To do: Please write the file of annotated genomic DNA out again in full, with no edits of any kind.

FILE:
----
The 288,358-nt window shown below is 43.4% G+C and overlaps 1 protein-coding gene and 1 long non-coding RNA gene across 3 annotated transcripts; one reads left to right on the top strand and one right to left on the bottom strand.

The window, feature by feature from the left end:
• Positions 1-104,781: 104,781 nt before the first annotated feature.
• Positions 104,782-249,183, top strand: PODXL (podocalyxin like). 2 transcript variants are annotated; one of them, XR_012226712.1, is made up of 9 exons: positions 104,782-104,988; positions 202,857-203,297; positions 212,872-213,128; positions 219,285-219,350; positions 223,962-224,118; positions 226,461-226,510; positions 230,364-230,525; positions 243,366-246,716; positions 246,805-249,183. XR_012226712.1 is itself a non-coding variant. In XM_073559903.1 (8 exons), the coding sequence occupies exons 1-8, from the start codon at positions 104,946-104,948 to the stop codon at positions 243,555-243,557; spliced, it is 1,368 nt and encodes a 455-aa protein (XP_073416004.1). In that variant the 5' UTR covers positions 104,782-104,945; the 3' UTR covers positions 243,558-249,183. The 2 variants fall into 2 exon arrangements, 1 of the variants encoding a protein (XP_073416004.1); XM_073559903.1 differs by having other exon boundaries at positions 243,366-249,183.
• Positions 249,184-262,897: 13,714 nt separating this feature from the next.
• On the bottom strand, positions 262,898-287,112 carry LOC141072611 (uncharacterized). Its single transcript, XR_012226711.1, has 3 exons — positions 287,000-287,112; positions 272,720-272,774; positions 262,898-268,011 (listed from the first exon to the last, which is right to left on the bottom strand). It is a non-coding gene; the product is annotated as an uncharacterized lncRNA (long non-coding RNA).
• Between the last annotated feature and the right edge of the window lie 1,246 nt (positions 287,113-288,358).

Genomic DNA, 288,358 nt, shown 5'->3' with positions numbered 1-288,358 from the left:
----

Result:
The 288,358-nt window shown below is 43.4% G+C and overlaps 1 protein-coding gene and 1 long non-coding RNA gene across 3 annotated transcripts; one reads left to right on the top strand and one right to left on the bottom strand.

The window, feature by feature from the left end:
• Positions 1-104,781: 104,781 nt before the first annotated feature.
• Positions 104,782-249,183, top strand: PODXL (podocalyxin like). 2 transcript variants are annotated; one of them, XR_012226712.1, is made up of 9 exons: positions 104,782-104,988; positions 202,857-203,297; positions 212,872-213,128; positions 219,285-219,350; positions 223,962-224,118; positions 226,461-226,510; positions 230,364-230,525; positions 243,366-246,716; positions 246,805-249,183. XR_012226712.1 is itself a non-coding variant. In XM_073559903.1 (8 exons), the coding sequence occupies exons 1-8, from the start codon at positions 104,946-104,948 to the stop codon at positions 243,555-243,557; spliced, it is 1,368 nt and encodes a 455-aa protein (XP_073416004.1). In that variant the 5' UTR covers positions 104,782-104,945; the 3' UTR covers positions 243,558-249,183. The 2 variants fall into 2 exon arrangements, 1 of the variants encoding a protein (XP_073416004.1); XM_073559903.1 differs by having other exon boundaries at positions 243,366-249,183.
• Positions 249,184-262,897: 13,714 nt separating this feature from the next.
• On the bottom strand, positions 262,898-287,112 carry LOC141072611 (uncharacterized). Its single transcript, XR_012226711.1, has 3 exons — positions 287,000-287,112; positions 272,720-272,774; positions 262,898-268,011 (listed from the first exon to the last, which is right to left on the bottom strand). It is a non-coding gene; the product is annotated as an uncharacterized lncRNA (long non-coding RNA).
• Between the last annotated feature and the right edge of the window lie 1,246 nt (positions 287,113-288,358).

Genomic DNA, 288,358 nt, shown 5'->3' with positions numbered 1-288,358 from the left: